I have a Potterton Suprima 80 with all the signs of the PCB lockout
problem. Is replacement of the PCB a DIY job from the angles of 1) is
it possible without specialist tools and without specialist electronics
knowledge/skills 2) is a layman allowed to do it by law?
I'd appreciate any information you have.
Loads of people have tried this on here. I don't think it's supposed to be
too challenging if you're slightly techie.
Isn't it about time these Suprima's were shipped with at least one spare
PCB? Or to make life easier, maybe just perhaps modified?
If these Suprimas were a TV or something, you'd have grounds to sue the
seller, even outside the warranty, on the basis that it wasn't fit for the
job and should have lasted longer. I wonder if it's worth trying?
No, just be sensible and mark which lead came from where, most all are
on keyed plugs. If you've got a digital camera then take some close-ups
first in case you end up with an extra wire;!..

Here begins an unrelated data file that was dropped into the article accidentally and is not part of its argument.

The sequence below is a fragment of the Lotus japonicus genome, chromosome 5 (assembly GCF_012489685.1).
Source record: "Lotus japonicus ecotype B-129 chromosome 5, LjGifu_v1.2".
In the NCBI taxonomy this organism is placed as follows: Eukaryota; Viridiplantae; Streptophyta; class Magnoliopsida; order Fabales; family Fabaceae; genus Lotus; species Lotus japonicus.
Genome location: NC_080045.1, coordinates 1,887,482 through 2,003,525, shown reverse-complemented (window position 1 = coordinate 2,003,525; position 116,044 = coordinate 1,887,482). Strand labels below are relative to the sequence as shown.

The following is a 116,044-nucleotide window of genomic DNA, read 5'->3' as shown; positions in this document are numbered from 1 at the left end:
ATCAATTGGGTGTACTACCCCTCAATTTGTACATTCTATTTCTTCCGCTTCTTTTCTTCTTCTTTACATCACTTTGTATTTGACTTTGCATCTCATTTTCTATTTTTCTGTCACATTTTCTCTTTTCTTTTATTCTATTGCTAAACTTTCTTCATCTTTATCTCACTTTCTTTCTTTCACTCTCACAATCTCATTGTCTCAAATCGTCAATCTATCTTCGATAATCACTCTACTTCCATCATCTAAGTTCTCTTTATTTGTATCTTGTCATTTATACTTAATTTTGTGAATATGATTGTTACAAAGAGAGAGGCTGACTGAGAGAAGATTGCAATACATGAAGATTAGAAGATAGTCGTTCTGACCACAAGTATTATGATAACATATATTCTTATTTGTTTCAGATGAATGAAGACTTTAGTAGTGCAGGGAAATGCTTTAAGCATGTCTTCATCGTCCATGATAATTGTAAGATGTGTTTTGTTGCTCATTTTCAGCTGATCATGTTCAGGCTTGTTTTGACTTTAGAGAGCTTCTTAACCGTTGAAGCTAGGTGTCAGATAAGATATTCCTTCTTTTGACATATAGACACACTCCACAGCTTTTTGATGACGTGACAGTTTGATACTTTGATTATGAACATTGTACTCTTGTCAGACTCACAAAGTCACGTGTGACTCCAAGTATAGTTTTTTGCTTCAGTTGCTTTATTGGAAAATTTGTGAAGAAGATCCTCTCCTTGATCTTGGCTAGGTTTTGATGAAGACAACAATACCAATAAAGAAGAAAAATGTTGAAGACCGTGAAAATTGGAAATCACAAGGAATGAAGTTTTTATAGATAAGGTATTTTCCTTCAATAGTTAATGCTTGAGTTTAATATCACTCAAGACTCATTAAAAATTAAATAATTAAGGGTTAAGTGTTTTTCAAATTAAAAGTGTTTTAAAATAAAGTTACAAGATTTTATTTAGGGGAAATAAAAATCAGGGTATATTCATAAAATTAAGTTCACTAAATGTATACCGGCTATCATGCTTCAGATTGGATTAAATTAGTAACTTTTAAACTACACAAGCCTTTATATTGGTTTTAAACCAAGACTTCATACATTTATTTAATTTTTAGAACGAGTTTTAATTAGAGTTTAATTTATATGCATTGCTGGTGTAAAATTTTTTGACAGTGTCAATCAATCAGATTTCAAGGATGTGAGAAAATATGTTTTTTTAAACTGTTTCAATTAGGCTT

I'm sure if your getting one from the groups resident Suprima authority
then I'll expect it comes with instructions.
And AIUI if your doing it for yourself then you need to be "competent"
and thats really down to you, but your not touching the "gas/es" side of
it, so I wouldn't be that concerned.
The things a heap of cack and possibly the worst boiler ever made.
Any advance on that statement?......
Couldn't agree more - 5 year old Suprima 100: just replaced leaking heat
exchanger and will, probably, be replacing the PCB when I get back from
hols (leaving SWMBO to look after unheated house!!)
See my ealier thread.
Real email address is RJSavage at BIGFOOT dot COM
It's no more difficult than replacing a circuit board in your PC. You only
need a screwdriver to undo the holding screws.
As others have pointed out, just be sure to note which plug goes where and
you'll be fine.
Not sure about the legality, but even the engineer who looked at mine
admitted people can and do change these boards themselves (even though
perhaps they're not supposed to).
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